LOS ANGELES, Nov. 28 (Xinhua) -- Researchers at the University of California, Los Angeles (UCLA) have uncovered new details about how the immune system can recognize and kill cancer cells, unlocking potential new strategies to treat aggressive cancers.

Researchers at the UCLA Jonsson Comprehensive Cancer Center found certain immune cells can still fight cancer even when the cancer cells lack an important protein that the immune system relies on to help track down cancer cells, according to a release of the university on Tuesday.

The team discovered the absence of the crucial protein B2M seems to activate an alternative immune response involving natural killer (NK) cells and CD4+ T cells in both animal studies and patient tumor biopsies.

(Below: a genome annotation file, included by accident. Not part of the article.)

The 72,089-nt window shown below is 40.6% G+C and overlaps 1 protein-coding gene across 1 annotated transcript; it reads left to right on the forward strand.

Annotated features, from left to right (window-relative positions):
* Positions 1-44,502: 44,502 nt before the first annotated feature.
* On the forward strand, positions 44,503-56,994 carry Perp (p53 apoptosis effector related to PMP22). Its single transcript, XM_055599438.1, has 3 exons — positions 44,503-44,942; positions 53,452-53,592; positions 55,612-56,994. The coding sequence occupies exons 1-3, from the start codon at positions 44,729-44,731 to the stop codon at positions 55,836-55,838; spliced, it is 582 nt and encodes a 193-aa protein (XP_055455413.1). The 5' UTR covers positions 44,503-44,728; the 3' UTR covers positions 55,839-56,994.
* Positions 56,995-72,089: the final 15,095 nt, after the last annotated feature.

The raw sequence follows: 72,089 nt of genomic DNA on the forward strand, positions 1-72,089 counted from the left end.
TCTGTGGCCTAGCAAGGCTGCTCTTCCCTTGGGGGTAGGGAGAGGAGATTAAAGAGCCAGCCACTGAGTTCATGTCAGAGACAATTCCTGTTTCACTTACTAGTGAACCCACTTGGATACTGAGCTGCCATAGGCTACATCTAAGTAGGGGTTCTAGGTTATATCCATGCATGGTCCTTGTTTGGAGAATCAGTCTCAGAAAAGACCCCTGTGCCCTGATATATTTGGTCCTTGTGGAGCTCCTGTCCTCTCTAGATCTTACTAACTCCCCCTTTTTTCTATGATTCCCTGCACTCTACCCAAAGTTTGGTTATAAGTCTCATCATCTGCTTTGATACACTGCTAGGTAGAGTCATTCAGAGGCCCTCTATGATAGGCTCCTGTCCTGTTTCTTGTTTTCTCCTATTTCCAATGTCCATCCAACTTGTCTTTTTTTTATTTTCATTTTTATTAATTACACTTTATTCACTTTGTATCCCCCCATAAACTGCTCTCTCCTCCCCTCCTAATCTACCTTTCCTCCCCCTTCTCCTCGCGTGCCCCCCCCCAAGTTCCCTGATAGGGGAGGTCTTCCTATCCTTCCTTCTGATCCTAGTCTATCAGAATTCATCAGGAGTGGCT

The findings indicate a potential backup mechanism in the immune system to recognize and attack cancer cells, according to the researchers.

"The unexpected critical role of NK and CD4+ T cells may be yet another way the immune system can combat certain types of tumors with the help of immune checkpoint blockade drugs," said Mildred Galvez at the David Geffen School of Medicine at UCLA-Charles R. Drew Medical Education Program, and co-first author of the study.



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